A fair number of players have been on the books of both Hull City and Derby County, and given that two of our most important players of the last few seasons are going to be trying to do us over this weekend, it felt pertinent to pick a random quintet. The stories of people like Raich Carter and Ian Ashbee are well known, but then…
A man with a thick skin and an unwavering self-belief, when considering the number of times he has proved unsuccessful in managerial roles in recent memory. Yet at Hull City, we are able to recall McClaren in only very fond terms. He came through the ranks at Boothferry Park and debuted in the first team two days after his 19th birthday on the final day of 1979/80. It wasn’t a great start for him, as City lost 1-0 at relegated Bury and survived in Division Three by a single point.
But the start of the 1980s brought with it a new breed of gifted youngster, schooled by the club, and alongside Brian Marwood and Garreth Roberts, the visionary midfielder McClaren was to prove integral. After a disorganised and inexperienced side was relegated to the Fourth Division in 1981, McClaren was a regular in the side that, under Colin Appleton, helped City glide back to promotion in 1983. He stayed for two more seasons, coming to within a goal of promotion again in 1984 before finally helping City into the Second Division in 1985 under Brian Horton.
McClaren had impressed Derby manager Arthur Cox when City beat them 3-2 at Boothferry Park in March 1985 as Derby, champions a decade earlier, found themselves slumming it in the Third Division. McClaren joined in the summer of 1985 and contributed stringently to a title-winning campaign but then suffered an injury that forced him to miss the whole of the next season, aside from a loan spell at Lincoln. Derby won the Second Division title, making it two promotions in a row, and McClaren was evidently surplus to requirements once they found themselves back in the big time. He went to Bristol City and Oxford United before retiring at 31 with injury, but by this time he was already a highly-qualified coach.
And that’s what he is, really – a coach. His role at Manchester United made him, yet it didn’t involve any day-to-day decision making and his only tactical input was on an advisory level. Alex Ferguson thought he was the best assistant he’d had, at that time, but like many seconders at Old Trafford (Kidd, Meulensteen, Queiroz, Phelan) he found himself out of his depth when doing it himself. Initially he did well, winning the League Cup with Middlesbrough, but even then critics claimed it was despite him, not because of him, and the first accusations of negative football that have dogged him all his career were aimed his way. Continuity seemed to be the only thing in his favour when he was given the England job after the 2006 World Cup after a long spell as Sven Goran Eriksson’s right hand man.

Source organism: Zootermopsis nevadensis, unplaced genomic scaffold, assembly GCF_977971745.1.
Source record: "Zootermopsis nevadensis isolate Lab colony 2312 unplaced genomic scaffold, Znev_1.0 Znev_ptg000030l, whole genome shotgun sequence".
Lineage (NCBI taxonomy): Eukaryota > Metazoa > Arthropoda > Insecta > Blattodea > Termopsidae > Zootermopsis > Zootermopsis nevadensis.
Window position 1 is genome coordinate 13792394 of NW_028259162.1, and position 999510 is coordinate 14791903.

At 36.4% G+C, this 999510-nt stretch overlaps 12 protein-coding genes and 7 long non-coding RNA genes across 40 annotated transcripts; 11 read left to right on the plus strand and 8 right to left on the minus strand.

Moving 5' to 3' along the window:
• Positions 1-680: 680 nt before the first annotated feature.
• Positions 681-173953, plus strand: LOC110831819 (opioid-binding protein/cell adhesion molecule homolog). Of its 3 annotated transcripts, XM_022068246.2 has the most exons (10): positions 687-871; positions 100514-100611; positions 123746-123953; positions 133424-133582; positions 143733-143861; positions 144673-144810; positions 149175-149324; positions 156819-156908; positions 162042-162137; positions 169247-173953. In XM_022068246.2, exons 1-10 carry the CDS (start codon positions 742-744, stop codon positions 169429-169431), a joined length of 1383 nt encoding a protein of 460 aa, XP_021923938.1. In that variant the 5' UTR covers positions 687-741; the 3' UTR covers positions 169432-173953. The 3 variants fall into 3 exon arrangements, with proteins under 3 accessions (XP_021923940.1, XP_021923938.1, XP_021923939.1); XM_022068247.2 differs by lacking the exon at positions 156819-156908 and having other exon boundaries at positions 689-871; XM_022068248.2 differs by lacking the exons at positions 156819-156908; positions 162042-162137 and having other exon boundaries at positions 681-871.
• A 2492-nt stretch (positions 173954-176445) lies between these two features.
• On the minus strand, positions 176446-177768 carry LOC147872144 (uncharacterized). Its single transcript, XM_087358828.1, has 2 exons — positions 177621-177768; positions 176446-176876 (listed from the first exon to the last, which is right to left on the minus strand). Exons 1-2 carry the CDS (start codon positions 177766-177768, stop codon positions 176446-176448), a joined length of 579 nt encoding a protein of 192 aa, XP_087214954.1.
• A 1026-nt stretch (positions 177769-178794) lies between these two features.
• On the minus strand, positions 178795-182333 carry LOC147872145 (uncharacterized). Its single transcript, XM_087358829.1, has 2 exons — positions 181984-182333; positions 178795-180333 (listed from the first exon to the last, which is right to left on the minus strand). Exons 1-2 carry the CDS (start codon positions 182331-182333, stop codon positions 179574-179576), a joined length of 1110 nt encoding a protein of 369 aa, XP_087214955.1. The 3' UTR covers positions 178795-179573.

A year later, with the umbrella cast aside and his name sullied at home, he went to the Netherlands and won the Eredivisie with Twente, something which sticks out like a sore thumb more than ever when looking at the failures that have tarnished his CV time and again. Wolfsburg, Nottingham Forest, Twente again, Newcastle and, most tellingly of all, two spells at Derby County, with the second an all the more incredulous appointment given the catastrophe of the first. We’re sure Derby fans reading this can furnish us with more details; we can just be grateful that on our patch, McClaren is known only as a great player. And we’d like it to stay that way.
Enigmatic, fleet-of-foot full back, signed as a player for the future from Derby by Phil Brown, who had managed him there. He played only nine league games for his hometown club, finding room for a couple of loan spells too, before coming to City in the early part of 2007. His became known as a symbol of an unwillingness to trust youthful talent at City, as despite Brown’s enthusiasm for him, Doyle was very rarely seen in City colours throughout City’s promotion campaign of 2007/08, having debuted on the last day of the previous season in circumstances similar to McClaren – ie, once survival had been secured the previous week. At one point early in the season, Brown chose to play Andy Dawson, the most left-footed player of all time, at right back rather than give the youngster a chance.
Quirkily, Doyle managed just one appearance in each of the three competitions in 2007/08 prior to somehow wangling a place on the bench for the play-offs. In the high midday heat of Watford, he came on midway through the second half and did one bit of fancy danning with his feet over the ball before bending a shot on to the post; in the return, with City coasting at 5-1 on aggregate and preparing for Wembley, Doyle was introduced as a midfielder and scored with a deflected shot before doing the ‘rocking baby’ celebration as the crowd spilled on to the pitch (again). He was on the teamsheet for the final although this time didn’t get off the bench.